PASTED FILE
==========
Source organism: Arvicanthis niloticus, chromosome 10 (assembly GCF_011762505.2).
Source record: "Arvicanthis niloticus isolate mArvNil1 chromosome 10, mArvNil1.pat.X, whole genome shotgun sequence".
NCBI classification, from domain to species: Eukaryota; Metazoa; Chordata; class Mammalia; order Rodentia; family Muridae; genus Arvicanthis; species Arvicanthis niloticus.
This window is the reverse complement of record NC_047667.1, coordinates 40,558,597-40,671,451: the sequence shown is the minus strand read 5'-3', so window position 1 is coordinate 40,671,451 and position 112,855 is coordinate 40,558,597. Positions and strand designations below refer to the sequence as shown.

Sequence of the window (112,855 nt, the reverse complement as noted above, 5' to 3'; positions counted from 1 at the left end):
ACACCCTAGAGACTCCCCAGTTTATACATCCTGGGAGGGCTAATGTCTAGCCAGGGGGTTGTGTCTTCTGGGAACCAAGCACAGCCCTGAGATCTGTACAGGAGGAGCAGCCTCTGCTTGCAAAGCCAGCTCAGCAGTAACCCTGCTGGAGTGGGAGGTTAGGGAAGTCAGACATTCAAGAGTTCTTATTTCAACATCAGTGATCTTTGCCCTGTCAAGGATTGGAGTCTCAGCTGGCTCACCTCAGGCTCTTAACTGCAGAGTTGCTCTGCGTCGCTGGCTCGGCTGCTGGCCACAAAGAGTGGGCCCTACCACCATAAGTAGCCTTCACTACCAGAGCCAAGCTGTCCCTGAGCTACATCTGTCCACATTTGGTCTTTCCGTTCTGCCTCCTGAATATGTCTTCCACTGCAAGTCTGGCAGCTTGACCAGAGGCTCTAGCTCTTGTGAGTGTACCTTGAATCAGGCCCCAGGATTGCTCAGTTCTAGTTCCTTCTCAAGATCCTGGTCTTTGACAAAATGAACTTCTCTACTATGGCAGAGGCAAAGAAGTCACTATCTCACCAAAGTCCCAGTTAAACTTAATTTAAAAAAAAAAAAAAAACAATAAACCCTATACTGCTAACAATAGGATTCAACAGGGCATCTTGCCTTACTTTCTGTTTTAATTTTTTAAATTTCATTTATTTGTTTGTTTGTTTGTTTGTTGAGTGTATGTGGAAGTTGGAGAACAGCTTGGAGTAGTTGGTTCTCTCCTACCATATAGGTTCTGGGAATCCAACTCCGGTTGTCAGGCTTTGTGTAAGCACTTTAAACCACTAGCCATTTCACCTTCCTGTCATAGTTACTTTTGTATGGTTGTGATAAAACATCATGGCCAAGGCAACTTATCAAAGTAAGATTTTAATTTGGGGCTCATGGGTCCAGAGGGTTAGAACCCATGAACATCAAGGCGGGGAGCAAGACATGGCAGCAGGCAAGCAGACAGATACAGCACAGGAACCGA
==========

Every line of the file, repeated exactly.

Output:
Source organism: Arvicanthis niloticus, chromosome 10 (assembly GCF_011762505.2).
Source record: "Arvicanthis niloticus isolate mArvNil1 chromosome 10, mArvNil1.pat.X, whole genome shotgun sequence".
NCBI classification, from domain to species: Eukaryota; Metazoa; Chordata; class Mammalia; order Rodentia; family Muridae; genus Arvicanthis; species Arvicanthis niloticus.
This window is the reverse complement of record NC_047667.1, coordinates 40,558,597-40,671,451: the sequence shown is the minus strand read 5'-3', so window position 1 is coordinate 40,671,451 and position 112,855 is coordinate 40,558,597. Positions and strand designations below refer to the sequence as shown.

Sequence of the window (112,855 nt, the reverse complement as noted above, 5' to 3'; positions counted from 1 at the left end):
ACACCCTAGAGACTCCCCAGTTTATACATCCTGGGAGGGCTAATGTCTAGCCAGGGGGTTGTGTCTTCTGGGAACCAAGCACAGCCCTGAGATCTGTACAGGAGGAGCAGCCTCTGCTTGCAAAGCCAGCTCAGCAGTAACCCTGCTGGAGTGGGAGGTTAGGGAAGTCAGACATTCAAGAGTTCTTATTTCAACATCAGTGATCTTTGCCCTGTCAAGGATTGGAGTCTCAGCTGGCTCACCTCAGGCTCTTAACTGCAGAGTTGCTCTGCGTCGCTGGCTCGGCTGCTGGCCACAAAGAGTGGGCCCTACCACCATAAGTAGCCTTCACTACCAGAGCCAAGCTGTCCCTGAGCTACATCTGTCCACATTTGGTCTTTCCGTTCTGCCTCCTGAATATGTCTTCCACTGCAAGTCTGGCAGCTTGACCAGAGGCTCTAGCTCTTGTGAGTGTACCTTGAATCAGGCCCCAGGATTGCTCAGTTCTAGTTCCTTCTCAAGATCCTGGTCTTTGACAAAATGAACTTCTCTACTATGGCAGAGGCAAAGAAGTCACTATCTCACCAAAGTCCCAGTTAAACTTAATTTAAAAAAAAAAAAAAAACAATAAACCCTATACTGCTAACAATAGGATTCAACAGGGCATCTTGCCTTACTTTCTGTTTTAATTTTTTAAATTTCATTTATTTGTTTGTTTGTTTGTTTGTTGAGTGTATGTGGAAGTTGGAGAACAGCTTGGAGTAGTTGGTTCTCTCCTACCATATAGGTTCTGGGAATCCAACTCCGGTTGTCAGGCTTTGTGTAAGCACTTTAAACCACTAGCCATTTCACCTTCCTGTCATAGTTACTTTTGTATGGTTGTGATAAAACATCATGGCCAAGGCAACTTATCAAAGTAAGATTTTAATTTGGGGCTCATGGGTCCAGAGGGTTAGAACCCATGAACATCAAGGCGGGGAGCAAGACATGGCAGCAGGCAAGCAGACAGATACAGCACAGGAACCGA